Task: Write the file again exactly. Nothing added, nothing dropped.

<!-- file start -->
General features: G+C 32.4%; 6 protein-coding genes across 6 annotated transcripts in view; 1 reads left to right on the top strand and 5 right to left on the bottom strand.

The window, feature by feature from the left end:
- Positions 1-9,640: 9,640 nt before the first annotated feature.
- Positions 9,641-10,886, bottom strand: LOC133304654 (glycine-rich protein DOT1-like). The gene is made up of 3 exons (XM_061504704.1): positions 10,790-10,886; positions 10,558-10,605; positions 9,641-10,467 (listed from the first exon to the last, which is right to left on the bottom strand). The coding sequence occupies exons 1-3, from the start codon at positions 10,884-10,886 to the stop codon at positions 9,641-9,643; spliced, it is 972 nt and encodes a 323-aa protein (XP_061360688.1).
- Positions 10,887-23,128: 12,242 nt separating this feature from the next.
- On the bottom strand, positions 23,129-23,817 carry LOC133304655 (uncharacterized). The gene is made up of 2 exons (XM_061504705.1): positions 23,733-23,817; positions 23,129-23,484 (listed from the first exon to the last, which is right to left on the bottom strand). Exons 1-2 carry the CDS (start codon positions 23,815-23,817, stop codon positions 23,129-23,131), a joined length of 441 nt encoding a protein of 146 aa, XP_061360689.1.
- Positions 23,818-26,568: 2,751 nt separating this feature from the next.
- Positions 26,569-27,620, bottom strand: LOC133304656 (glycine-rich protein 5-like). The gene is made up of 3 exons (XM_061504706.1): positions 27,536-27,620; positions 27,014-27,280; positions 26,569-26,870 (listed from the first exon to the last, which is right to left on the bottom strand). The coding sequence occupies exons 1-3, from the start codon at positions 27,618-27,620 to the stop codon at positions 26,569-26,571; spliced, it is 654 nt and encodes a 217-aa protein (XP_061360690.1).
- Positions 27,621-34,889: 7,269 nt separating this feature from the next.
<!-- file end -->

General features: G+C 32.4%; 6 protein-coding genes across 6 annotated transcripts in view; 1 reads left to right on the top strand and 5 right to left on the bottom strand.

The window, feature by feature from the left end:
- Positions 1-9,640: 9,640 nt before the first annotated feature.
- Positions 9,641-10,886, bottom strand: LOC133304654 (glycine-rich protein DOT1-like). The gene is made up of 3 exons (XM_061504704.1): positions 10,790-10,886; positions 10,558-10,605; positions 9,641-10,467 (listed from the first exon to the last, which is right to left on the bottom strand). The coding sequence occupies exons 1-3, from the start codon at positions 10,884-10,886 to the stop codon at positions 9,641-9,643; spliced, it is 972 nt and encodes a 323-aa protein (XP_061360688.1).
- Positions 10,887-23,128: 12,242 nt separating this feature from the next.
- On the bottom strand, positions 23,129-23,817 carry LOC133304655 (uncharacterized). The gene is made up of 2 exons (XM_061504705.1): positions 23,733-23,817; positions 23,129-23,484 (listed from the first exon to the last, which is right to left on the bottom strand). Exons 1-2 carry the CDS (start codon positions 23,815-23,817, stop codon positions 23,129-23,131), a joined length of 441 nt encoding a protein of 146 aa, XP_061360689.1.
- Positions 23,818-26,568: 2,751 nt separating this feature from the next.
- Positions 26,569-27,620, bottom strand: LOC133304656 (glycine-rich protein 5-like). The gene is made up of 3 exons (XM_061504706.1): positions 27,536-27,620; positions 27,014-27,280; positions 26,569-26,870 (listed from the first exon to the last, which is right to left on the bottom strand). The coding sequence occupies exons 1-3, from the start codon at positions 27,618-27,620 to the stop codon at positions 26,569-26,571; spliced, it is 654 nt and encodes a 217-aa protein (XP_061360690.1).
- Positions 27,621-34,889: 7,269 nt separating this feature from the next.